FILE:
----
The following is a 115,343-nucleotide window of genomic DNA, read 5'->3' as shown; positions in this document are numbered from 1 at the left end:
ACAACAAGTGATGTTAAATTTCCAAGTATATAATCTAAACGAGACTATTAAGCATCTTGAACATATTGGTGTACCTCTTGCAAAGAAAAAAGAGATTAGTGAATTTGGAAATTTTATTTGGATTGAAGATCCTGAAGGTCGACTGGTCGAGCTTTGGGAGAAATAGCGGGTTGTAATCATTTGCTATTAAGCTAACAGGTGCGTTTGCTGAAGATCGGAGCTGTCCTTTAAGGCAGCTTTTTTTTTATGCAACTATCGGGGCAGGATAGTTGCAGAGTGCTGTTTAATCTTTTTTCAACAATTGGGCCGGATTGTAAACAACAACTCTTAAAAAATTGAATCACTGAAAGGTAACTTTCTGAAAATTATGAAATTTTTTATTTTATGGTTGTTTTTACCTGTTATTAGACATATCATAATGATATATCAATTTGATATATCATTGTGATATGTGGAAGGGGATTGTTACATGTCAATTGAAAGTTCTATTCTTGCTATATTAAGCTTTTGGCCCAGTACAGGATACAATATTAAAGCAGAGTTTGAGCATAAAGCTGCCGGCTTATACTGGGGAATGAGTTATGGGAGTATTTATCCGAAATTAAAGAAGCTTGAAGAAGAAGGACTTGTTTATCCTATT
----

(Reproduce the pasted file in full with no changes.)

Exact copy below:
The following is a 115,343-nucleotide window of genomic DNA, read 5'->3' as shown; positions in this document are numbered from 1 at the left end:
ACAACAAGTGATGTTAAATTTCCAAGTATATAATCTAAACGAGACTATTAAGCATCTTGAACATATTGGTGTACCTCTTGCAAAGAAAAAAGAGATTAGTGAATTTGGAAATTTTATTTGGATTGAAGATCCTGAAGGTCGACTGGTCGAGCTTTGGGAGAAATAGCGGGTTGTAATCATTTGCTATTAAGCTAACAGGTGCGTTTGCTGAAGATCGGAGCTGTCCTTTAAGGCAGCTTTTTTTTTATGCAACTATCGGGGCAGGATAGTTGCAGAGTGCTGTTTAATCTTTTTTCAACAATTGGGCCGGATTGTAAACAACAACTCTTAAAAAATTGAATCACTGAAAGGTAACTTTCTGAAAATTATGAAATTTTTTATTTTATGGTTGTTTTTACCTGTTATTAGACATATCATAATGATATATCAATTTGATATATCATTGTGATATGTGGAAGGGGATTGTTACATGTCAATTGAAAGTTCTATTCTTGCTATATTAAGCTTTTGGCCCAGTACAGGATACAATATTAAAGCAGAGTTTGAGCATAAAGCTGCCGGCTTATACTGGGGAATGAGTTATGGGAGTATTTATCCGAAATTAAAGAAGCTTGAAGAAGAAGGACTTGTTTATCCTATT